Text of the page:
B eing born and raised here in Southern California, I have had so many wonderful chances to meet and associate with some of the finest and most experienced aviculturalists in this country, and perhaps the world. Our wonderful and normally hospitable weather here in the Southland allows for tremendous opportunities for those who wish to establish outdoor aviaries, as well as
semi-tropical gardens. '
My initial schooling in aviculture came from spending countless hours with Mr. Tony Lopez of San Fernando, Mr. David West of Montebello, Mr. Paul Schneider of Riverside, Mr. & Mrs. Harold King of Arleta, and Mr. Gordon Hayes of San Pedro. I also had the pleasure in my youth to have met on various occasions Dr. Jean Delacour, Mrs. T.M. Towne, Mrs. Rudkin and Mr. Bernard Roer to name but a few. In some large or small way, all of these truly knowledgeable people had an impact on my life and had much to share with a naive and ignorant 16 year old who was never hesitant to ask questions.
Diplomacy was another concept I learned immediately, as one had to be very careful regarding who s name was mentioned at which camp. Yes, there were heavy politics, I learned, even in the bird business.
Here in the "Golden State" we have the privilege of obtaining a driver's license at the age of 16. The third of six children, I was not able to truly pursue
my passion of birds until I had a means of transportation whereby I could go and visit the aviaries of established breeders. Wasting no time, I was first in line at the Department of Motor Vehicles on my 16th birthday to avail myself of that same privilege. Thus, I shall always be extremely grateful to both of my parents who were quite permissive in allowing me the use of their cars (for hours at a time), and for being more and more generous concerning my reclamation of the backyard for building more and more aviaries.
I incorporated the above brief history into this article for two reasons.
First, I believe that it's important to acknowledge and remember the accomplishments of the many pioneers of American aviculture to whom I think we now owe a great deal.
Secondly, it's worth mentioning that when certain mutations arise, it's not always easy to determine the proper name for an odd or new mutation color. Consequently, many of the experienced "old timers" were themselves guilty of using and perpetuating incorrect names.
Identifying a mutation and naming it accordingly, isn't always as easy as it seems. Let's take for example some
now. And how about the pearl? This, too, is a mis-named mutation as it is actually an opaline. In fact, this entire subject of proper nomenclature deserves an article in and of itself.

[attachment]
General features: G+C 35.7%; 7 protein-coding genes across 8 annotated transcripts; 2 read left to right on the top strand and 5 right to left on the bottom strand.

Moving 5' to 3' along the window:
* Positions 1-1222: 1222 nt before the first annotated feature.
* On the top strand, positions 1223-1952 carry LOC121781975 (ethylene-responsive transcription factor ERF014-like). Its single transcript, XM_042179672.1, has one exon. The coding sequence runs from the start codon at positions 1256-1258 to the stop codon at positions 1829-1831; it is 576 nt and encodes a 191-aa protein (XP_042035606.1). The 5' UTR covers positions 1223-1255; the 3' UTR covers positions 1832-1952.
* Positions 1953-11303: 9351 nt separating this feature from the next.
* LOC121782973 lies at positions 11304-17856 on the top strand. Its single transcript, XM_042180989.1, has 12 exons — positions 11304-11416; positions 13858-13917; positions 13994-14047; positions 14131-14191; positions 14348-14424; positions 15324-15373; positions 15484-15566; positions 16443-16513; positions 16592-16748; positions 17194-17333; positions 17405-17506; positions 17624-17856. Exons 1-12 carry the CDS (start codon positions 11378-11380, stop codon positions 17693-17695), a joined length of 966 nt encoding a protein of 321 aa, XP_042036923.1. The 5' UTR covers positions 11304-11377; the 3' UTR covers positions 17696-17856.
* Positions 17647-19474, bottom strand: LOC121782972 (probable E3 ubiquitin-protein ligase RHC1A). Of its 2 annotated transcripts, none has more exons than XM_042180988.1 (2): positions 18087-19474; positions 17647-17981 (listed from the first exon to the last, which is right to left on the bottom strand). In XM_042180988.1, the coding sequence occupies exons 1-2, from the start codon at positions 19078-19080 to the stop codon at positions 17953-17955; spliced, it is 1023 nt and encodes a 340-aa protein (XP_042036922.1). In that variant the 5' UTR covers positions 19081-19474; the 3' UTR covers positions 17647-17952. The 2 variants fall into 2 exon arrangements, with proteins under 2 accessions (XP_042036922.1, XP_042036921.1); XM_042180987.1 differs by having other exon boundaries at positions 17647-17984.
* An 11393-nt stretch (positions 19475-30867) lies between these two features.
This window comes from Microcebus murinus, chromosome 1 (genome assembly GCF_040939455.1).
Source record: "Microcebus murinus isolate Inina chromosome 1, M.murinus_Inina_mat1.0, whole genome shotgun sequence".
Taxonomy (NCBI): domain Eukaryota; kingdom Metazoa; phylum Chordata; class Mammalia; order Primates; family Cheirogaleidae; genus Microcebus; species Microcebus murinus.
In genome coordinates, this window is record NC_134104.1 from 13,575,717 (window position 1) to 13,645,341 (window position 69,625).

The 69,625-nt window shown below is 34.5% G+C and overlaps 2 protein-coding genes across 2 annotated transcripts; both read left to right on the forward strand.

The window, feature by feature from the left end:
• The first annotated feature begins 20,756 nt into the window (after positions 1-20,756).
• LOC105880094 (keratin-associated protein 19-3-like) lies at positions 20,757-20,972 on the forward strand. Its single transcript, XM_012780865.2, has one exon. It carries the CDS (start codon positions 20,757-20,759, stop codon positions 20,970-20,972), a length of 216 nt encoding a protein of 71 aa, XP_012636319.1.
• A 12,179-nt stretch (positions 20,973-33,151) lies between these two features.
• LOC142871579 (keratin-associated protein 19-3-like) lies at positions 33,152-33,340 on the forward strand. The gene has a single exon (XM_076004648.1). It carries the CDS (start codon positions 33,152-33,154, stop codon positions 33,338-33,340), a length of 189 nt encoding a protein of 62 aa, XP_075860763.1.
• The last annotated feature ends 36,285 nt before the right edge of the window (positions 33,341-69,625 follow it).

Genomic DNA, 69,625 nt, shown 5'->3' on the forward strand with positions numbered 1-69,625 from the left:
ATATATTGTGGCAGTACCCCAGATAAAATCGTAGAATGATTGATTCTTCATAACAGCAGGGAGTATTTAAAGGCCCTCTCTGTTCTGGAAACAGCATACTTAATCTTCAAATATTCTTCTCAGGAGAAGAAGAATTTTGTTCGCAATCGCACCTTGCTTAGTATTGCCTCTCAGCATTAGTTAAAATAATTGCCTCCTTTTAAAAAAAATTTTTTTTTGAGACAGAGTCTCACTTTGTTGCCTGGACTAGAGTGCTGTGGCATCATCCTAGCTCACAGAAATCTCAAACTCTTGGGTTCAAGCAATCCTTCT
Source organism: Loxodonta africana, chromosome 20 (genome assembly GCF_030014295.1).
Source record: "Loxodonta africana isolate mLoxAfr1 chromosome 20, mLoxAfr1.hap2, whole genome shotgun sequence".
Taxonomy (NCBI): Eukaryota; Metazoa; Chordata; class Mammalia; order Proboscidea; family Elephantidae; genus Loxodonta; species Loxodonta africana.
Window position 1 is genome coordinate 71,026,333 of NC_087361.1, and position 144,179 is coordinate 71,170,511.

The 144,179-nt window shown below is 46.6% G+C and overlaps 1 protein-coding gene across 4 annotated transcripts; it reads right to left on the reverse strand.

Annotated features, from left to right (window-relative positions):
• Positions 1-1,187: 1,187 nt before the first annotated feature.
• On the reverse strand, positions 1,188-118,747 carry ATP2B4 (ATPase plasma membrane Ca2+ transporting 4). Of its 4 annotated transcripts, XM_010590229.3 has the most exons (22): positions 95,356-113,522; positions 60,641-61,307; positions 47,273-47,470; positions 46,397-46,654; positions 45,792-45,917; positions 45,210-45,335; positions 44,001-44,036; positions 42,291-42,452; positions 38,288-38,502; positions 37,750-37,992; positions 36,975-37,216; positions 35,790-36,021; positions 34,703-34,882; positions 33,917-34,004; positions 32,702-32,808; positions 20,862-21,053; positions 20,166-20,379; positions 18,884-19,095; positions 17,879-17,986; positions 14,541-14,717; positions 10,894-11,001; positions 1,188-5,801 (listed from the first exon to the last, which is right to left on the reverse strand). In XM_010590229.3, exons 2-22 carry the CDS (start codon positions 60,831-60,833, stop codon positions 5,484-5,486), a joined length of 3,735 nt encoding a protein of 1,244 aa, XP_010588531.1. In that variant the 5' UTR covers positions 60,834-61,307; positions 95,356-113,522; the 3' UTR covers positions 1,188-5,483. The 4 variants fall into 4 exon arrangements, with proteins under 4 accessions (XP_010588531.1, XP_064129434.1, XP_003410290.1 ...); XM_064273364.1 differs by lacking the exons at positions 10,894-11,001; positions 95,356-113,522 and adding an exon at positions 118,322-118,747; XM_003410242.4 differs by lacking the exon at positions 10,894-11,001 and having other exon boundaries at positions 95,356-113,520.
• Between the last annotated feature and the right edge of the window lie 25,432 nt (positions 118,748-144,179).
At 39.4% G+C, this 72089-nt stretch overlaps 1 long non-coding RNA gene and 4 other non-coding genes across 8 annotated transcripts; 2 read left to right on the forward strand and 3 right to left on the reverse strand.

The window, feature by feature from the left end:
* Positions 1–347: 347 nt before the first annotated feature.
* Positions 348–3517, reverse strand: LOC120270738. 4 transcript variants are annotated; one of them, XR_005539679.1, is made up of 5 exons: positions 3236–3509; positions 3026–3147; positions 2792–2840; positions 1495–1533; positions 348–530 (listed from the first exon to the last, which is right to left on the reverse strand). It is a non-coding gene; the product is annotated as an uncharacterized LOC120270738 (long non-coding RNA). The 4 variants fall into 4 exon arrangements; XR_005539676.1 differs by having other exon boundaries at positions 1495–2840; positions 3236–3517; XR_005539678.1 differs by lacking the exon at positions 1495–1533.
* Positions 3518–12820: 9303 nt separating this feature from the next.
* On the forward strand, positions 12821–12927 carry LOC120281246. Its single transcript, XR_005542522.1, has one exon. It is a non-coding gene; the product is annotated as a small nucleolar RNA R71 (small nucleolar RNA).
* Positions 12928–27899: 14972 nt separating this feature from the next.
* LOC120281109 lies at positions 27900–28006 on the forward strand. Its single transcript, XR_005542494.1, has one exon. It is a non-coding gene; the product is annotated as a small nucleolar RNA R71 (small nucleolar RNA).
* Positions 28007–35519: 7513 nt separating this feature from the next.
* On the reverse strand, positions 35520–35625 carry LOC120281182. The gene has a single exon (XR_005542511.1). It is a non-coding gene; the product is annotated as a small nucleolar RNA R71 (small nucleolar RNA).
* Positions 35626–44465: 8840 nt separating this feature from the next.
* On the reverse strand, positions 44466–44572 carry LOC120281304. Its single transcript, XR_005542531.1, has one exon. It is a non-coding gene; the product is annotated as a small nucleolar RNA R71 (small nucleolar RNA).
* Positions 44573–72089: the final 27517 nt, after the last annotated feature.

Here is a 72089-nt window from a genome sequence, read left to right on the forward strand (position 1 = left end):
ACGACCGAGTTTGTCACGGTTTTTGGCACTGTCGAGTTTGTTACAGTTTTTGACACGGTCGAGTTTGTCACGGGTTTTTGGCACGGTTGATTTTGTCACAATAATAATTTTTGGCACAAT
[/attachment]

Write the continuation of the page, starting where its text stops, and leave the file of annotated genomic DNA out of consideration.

I bring this to the readers attention because there seems to be some confusion regarding two Red-rump mutations. The most common Red-rump mutation is the mis-named yellow Redrump. It is sometimes confused with the lutino Red-rump which is new and exceptionally different in color and much more uncommon.
The so called yellow Red-rump is in fact a cinnamon mutation. The bird is sex-linked and its reduction of melanistic pigment reduces its color making it seem more of a yellowish. Thus the name "yellow" Red-rump which, although descriptive, is incorrect.
The lutino Red-rump is similarly sex-linked, but it is void of all melanin and its colors are extremely sharp and well defined.
My first glimpse of a lutino Redrump came when I was on a trip to Australia and New Zealand. Although true lutino Red-rumps had been in existence for some time in Australian aviaries, I didn't see one until the mid 1980s while in Sydney. I was struck by the strong contrasts of deep yellow and clean white that the cock birds especially held. Added to this, was the brilliant and vibrant "red rump" making it one of the truly spectacular color mutations I had ever seen.
From Australia I traveled to Auckland, New Zealand where I told a breeder friend of mine how taken I was with this new mutation I had just seen. He told me that he knew a small breeder not too far away with the same mutation. We visited the breeder and I was shocked to find the conditions that these delightful birds were housed in. The aviaries were small, dark, and damp with earthen floors. The birds were on a pure seed and water diet and the breeder reported that he would raise about as many babies as he would lose each year and that he wasn't getting anywhere with these birds. He felt that they were just too weak and that they were a mistake of nature.